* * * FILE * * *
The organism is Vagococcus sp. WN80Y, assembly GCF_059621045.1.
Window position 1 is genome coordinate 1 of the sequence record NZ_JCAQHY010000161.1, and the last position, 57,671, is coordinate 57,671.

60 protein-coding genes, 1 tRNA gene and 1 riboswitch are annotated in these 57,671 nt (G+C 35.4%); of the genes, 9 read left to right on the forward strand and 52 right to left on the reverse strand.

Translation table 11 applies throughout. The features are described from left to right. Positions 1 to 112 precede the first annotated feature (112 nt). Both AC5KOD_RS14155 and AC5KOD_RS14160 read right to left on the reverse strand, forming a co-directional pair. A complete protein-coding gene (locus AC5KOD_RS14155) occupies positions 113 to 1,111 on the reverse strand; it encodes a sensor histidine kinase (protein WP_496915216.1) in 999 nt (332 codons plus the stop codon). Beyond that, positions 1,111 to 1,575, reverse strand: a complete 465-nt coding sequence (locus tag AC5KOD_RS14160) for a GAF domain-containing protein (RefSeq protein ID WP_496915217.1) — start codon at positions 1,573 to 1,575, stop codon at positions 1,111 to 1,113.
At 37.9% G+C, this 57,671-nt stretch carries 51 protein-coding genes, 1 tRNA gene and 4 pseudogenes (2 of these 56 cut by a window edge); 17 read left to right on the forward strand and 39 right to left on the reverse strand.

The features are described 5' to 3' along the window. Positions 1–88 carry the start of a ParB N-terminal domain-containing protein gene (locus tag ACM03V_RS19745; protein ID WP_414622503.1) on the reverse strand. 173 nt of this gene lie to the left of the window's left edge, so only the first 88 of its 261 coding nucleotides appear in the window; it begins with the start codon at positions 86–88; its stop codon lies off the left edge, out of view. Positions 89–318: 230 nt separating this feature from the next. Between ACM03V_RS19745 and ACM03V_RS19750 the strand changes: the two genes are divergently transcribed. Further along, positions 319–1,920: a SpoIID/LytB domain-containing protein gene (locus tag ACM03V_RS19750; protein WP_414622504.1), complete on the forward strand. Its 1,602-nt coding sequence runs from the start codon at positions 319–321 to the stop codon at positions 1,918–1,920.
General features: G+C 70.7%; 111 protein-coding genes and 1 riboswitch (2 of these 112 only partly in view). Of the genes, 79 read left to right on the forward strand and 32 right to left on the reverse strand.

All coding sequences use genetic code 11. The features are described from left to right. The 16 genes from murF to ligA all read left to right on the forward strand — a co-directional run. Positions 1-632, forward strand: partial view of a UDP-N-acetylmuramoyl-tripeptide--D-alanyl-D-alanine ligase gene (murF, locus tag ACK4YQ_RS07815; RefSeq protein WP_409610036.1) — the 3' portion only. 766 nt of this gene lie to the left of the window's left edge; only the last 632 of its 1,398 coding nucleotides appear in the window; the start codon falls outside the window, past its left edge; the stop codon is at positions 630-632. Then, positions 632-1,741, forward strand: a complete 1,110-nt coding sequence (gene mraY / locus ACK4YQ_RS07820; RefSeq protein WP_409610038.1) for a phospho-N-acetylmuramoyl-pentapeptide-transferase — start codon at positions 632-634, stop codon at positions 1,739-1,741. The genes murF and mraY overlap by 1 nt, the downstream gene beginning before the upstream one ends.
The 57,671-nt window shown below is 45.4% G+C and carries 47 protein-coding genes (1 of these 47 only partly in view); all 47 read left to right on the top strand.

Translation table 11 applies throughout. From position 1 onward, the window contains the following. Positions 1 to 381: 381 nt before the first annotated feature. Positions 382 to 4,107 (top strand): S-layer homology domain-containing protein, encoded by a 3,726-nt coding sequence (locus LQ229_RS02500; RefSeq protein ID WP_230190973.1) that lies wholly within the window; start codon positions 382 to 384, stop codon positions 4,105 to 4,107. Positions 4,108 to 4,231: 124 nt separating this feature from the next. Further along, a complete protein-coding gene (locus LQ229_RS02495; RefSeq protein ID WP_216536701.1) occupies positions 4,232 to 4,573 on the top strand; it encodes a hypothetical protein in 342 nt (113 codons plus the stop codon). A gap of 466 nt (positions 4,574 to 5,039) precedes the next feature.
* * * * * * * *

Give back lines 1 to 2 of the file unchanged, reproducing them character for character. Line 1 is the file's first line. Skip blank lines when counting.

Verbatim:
The organism is Vagococcus sp. WN80Y, assembly GCF_059621045.1.
Window position 1 is genome coordinate 1 of the sequence record NZ_JCAQHY010000161.1, and the last position, 57,671, is coordinate 57,671.